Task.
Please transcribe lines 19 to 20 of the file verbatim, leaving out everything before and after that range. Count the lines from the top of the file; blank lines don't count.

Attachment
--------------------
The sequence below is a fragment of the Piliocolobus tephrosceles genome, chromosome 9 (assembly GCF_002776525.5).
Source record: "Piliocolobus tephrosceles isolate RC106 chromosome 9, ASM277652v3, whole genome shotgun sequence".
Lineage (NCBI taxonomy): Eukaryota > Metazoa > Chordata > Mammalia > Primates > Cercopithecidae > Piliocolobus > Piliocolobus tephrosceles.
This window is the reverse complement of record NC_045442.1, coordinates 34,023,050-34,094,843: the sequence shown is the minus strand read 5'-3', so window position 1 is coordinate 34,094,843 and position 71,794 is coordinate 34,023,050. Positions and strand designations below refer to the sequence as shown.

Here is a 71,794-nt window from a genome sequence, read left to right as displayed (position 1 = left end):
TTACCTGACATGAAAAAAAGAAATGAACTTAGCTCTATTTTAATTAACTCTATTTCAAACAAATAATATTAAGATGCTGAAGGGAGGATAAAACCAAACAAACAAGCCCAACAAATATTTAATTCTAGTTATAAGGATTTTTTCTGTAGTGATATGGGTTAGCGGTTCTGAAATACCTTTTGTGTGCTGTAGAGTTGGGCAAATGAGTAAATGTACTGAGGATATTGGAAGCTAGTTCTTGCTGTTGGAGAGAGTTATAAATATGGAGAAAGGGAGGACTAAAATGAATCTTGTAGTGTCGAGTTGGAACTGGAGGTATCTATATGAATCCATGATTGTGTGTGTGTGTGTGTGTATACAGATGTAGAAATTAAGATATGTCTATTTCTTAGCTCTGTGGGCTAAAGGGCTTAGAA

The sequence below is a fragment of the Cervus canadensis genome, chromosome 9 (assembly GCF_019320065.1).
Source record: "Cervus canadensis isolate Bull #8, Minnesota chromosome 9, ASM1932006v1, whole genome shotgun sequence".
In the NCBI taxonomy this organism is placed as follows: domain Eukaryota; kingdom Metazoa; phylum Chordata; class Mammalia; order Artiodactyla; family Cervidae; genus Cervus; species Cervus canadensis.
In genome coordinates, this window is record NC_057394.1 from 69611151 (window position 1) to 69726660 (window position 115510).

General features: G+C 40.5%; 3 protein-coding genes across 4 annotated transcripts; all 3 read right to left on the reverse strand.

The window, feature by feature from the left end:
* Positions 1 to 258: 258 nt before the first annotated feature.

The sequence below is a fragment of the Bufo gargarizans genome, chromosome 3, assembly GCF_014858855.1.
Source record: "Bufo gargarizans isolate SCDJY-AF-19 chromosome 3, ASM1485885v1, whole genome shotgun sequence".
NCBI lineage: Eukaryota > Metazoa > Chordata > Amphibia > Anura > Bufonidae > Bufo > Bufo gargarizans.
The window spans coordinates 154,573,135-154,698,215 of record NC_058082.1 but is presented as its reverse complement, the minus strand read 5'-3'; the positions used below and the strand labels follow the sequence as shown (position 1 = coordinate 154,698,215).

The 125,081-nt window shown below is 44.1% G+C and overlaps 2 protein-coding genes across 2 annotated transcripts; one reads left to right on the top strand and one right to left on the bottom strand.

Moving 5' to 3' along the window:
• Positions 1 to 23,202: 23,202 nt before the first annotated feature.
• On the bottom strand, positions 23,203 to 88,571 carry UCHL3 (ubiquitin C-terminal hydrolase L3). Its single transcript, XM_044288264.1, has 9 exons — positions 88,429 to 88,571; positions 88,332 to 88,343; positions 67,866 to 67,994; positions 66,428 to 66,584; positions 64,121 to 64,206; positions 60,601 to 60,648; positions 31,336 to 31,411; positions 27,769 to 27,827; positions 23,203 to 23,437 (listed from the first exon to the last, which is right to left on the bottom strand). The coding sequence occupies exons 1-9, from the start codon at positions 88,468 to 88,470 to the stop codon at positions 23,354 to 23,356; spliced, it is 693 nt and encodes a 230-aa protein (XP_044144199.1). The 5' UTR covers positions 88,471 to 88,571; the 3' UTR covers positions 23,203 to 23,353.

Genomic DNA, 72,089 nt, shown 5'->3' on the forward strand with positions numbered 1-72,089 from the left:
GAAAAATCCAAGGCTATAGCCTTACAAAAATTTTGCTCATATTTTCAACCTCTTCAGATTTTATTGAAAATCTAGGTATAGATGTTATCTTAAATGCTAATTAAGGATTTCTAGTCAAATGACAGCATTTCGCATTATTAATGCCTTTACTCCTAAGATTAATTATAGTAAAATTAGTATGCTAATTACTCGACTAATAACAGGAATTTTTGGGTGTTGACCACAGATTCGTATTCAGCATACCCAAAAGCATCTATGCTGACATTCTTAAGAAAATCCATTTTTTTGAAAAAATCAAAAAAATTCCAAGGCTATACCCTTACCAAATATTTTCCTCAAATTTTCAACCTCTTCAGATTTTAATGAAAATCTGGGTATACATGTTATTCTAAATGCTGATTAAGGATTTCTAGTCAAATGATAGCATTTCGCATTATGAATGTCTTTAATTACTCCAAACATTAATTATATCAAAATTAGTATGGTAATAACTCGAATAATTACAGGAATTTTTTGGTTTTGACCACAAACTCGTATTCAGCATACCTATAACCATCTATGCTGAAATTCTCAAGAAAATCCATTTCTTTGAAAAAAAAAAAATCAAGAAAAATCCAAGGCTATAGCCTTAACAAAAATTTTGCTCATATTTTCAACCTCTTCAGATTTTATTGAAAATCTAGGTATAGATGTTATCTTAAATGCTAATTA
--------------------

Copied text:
Moving 5' to 3' along the window:
• Positions 1 to 23,202: 23,202 nt before the first annotated feature.